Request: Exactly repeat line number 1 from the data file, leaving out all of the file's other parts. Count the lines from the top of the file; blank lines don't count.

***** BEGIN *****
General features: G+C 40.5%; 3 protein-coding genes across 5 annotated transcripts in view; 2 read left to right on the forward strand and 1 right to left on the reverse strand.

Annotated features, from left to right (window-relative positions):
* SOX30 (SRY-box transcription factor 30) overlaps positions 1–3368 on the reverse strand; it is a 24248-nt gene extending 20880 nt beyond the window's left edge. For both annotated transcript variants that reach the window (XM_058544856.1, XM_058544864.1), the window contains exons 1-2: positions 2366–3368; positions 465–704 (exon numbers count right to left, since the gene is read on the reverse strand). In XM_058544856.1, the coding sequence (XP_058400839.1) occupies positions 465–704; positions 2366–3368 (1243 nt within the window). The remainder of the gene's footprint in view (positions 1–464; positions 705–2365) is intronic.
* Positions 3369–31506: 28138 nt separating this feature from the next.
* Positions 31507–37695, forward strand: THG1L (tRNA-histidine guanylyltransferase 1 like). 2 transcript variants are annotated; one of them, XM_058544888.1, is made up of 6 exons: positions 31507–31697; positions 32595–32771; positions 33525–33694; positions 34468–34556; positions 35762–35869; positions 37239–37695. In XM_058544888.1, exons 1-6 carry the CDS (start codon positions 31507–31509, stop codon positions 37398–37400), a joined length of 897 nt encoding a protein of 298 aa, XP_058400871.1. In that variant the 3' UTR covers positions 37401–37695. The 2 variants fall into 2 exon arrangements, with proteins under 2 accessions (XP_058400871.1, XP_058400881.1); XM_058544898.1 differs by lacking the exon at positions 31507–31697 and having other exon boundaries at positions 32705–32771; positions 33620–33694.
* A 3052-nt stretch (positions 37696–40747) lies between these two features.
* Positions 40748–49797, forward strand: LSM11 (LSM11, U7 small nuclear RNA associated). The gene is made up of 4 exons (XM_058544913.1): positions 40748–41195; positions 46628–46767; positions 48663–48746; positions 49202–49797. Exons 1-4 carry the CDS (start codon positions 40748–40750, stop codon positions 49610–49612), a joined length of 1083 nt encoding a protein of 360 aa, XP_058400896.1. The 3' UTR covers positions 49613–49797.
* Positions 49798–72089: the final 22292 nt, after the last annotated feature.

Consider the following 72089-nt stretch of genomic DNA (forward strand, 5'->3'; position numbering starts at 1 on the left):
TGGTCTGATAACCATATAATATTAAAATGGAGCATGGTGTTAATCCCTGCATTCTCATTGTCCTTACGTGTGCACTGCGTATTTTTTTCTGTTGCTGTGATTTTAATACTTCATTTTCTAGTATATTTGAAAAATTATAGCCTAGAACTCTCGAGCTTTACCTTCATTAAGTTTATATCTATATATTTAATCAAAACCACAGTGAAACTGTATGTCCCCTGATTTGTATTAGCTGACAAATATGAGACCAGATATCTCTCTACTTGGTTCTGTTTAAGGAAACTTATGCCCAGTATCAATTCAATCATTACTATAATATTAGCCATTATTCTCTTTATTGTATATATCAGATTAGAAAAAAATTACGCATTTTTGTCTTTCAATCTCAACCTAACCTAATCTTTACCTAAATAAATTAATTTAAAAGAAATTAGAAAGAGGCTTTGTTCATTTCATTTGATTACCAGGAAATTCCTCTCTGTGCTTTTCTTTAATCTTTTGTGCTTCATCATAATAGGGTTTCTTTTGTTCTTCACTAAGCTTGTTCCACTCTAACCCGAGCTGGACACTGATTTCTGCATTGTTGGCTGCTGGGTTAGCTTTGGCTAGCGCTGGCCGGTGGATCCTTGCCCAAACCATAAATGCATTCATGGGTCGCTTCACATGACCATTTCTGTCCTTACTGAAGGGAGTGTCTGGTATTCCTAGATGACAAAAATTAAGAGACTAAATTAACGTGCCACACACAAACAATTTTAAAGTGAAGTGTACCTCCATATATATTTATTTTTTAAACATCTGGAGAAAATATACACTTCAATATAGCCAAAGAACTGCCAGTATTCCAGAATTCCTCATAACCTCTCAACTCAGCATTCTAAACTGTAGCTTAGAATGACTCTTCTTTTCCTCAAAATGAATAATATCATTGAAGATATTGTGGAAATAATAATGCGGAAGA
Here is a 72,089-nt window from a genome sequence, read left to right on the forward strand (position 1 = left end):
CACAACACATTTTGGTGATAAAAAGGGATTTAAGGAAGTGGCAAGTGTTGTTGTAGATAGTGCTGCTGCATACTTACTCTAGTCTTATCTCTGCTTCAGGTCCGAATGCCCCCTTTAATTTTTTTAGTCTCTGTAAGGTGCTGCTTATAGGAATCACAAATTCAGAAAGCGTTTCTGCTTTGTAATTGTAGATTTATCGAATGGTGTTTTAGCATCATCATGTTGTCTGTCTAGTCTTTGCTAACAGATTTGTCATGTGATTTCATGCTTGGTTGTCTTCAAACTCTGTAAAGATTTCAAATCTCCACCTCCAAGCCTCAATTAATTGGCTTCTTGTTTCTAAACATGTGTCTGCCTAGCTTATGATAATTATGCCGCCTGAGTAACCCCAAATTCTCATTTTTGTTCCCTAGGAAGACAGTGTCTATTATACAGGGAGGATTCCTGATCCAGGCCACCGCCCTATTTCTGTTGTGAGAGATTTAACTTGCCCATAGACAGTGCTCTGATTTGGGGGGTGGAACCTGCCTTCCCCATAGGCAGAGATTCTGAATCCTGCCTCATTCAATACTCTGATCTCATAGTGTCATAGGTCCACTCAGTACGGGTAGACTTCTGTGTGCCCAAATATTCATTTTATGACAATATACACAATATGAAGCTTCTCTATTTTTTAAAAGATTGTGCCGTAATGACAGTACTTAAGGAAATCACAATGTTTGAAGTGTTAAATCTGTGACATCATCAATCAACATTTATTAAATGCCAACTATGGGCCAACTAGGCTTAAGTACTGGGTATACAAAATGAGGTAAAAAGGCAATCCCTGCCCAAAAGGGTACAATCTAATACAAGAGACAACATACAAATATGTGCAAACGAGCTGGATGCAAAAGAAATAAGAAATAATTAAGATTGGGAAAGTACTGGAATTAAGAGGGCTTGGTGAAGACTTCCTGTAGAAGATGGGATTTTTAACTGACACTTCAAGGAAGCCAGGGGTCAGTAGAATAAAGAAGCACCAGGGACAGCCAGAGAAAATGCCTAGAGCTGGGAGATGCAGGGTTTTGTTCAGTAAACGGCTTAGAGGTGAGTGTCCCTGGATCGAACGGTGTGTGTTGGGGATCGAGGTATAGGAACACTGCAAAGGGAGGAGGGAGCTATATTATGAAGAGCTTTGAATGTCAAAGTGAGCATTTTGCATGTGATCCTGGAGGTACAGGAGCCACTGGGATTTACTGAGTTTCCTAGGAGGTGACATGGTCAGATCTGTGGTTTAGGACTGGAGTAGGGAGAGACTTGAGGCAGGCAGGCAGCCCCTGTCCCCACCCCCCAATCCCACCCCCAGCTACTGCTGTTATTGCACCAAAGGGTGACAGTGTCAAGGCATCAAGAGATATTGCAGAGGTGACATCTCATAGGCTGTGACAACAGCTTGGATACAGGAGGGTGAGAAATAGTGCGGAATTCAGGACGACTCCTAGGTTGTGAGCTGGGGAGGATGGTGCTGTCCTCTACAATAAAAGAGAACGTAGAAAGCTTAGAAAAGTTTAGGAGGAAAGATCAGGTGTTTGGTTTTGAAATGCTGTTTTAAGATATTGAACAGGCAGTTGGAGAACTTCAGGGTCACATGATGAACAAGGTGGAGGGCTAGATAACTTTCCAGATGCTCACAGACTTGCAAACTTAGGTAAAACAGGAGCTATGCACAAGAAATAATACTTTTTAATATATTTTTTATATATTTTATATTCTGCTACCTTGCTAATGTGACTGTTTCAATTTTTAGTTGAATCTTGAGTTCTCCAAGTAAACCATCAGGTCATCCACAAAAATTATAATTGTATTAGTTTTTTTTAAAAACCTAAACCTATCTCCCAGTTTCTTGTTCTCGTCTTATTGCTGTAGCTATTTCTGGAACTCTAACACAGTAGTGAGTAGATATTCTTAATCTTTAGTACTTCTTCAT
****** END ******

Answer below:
General features: G+C 40.5%; 3 protein-coding genes across 5 annotated transcripts in view; 2 read left to right on the forward strand and 1 right to left on the reverse strand.